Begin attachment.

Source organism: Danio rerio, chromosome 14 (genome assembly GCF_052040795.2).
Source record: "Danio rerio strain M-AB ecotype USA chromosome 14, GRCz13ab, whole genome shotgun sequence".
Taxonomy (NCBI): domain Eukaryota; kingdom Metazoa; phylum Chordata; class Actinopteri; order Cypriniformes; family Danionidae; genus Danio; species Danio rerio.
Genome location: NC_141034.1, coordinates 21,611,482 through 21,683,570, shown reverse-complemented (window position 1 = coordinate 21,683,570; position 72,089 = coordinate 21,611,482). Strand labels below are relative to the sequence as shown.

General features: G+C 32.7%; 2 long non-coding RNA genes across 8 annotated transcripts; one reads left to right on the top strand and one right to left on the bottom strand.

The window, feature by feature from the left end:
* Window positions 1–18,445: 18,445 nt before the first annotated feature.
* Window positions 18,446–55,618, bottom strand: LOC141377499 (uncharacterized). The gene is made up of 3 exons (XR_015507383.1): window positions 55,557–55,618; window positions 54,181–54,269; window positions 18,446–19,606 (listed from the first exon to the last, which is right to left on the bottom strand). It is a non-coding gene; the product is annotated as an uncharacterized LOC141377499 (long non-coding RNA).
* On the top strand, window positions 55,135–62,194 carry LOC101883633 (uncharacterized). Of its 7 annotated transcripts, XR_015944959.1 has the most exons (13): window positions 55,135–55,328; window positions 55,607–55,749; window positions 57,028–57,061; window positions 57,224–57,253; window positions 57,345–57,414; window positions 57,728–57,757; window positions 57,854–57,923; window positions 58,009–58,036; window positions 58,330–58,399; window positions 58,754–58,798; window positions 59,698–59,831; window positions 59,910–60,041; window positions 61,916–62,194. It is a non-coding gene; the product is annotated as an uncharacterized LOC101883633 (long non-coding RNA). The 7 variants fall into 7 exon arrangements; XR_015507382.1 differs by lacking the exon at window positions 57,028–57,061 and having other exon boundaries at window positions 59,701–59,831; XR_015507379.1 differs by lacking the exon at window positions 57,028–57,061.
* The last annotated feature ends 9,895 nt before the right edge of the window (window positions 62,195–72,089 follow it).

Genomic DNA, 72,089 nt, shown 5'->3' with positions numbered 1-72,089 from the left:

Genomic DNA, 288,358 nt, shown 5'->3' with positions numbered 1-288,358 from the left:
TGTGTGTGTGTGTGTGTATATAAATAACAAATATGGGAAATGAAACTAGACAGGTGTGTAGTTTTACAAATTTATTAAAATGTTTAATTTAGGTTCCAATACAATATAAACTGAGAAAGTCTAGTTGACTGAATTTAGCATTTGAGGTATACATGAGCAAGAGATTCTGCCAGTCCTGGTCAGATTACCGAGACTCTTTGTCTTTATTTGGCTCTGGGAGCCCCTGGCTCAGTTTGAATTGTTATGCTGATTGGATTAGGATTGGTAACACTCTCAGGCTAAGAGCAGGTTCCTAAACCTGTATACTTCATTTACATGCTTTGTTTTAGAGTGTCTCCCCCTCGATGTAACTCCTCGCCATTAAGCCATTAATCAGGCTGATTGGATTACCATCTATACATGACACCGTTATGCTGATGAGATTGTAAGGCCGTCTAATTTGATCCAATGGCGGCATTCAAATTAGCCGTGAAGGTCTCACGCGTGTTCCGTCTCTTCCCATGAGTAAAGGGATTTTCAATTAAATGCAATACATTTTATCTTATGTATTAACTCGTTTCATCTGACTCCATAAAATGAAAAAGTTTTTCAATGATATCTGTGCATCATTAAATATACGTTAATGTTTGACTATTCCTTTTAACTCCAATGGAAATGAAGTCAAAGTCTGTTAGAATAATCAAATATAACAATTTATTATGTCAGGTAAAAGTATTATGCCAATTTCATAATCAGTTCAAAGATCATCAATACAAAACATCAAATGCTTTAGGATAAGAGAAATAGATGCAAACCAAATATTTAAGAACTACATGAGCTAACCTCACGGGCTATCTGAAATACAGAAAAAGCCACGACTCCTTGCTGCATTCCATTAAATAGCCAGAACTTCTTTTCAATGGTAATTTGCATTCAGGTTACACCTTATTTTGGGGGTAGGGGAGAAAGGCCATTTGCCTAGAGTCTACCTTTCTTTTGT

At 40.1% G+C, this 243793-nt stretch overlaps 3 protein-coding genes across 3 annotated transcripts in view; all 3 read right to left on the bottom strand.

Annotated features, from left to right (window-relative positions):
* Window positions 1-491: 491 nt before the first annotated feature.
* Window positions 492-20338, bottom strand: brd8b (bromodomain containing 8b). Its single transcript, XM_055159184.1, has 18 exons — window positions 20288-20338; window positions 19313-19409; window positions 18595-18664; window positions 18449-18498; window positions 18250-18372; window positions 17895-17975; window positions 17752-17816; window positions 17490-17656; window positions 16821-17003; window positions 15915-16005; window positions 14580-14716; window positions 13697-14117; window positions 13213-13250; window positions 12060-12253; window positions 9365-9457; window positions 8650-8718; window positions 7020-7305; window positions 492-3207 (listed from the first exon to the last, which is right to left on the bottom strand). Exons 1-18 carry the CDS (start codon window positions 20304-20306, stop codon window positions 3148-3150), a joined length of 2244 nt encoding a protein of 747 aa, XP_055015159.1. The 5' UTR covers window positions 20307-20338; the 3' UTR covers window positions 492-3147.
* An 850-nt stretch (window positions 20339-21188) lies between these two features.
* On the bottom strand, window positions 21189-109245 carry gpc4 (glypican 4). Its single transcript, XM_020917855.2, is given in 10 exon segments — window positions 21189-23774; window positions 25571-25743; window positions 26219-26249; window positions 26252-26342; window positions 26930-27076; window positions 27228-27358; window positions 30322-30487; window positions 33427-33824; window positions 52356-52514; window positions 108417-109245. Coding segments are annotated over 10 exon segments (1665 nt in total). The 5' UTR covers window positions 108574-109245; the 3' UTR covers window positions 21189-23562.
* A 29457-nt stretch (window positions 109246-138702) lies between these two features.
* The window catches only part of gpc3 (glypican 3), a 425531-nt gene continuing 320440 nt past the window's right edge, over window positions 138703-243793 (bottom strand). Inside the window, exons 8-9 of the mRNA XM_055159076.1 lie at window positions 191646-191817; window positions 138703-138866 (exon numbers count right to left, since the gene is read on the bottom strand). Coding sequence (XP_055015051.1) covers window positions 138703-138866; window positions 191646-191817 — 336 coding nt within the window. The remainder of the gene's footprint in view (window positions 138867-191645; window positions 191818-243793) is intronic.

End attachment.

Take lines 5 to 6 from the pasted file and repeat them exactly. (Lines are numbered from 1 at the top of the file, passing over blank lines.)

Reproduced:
General features: G+C 32.7%; 2 long non-coding RNA genes across 8 annotated transcripts; one reads left to right on the top strand and one right to left on the bottom strand.

The window, feature by feature from the left end: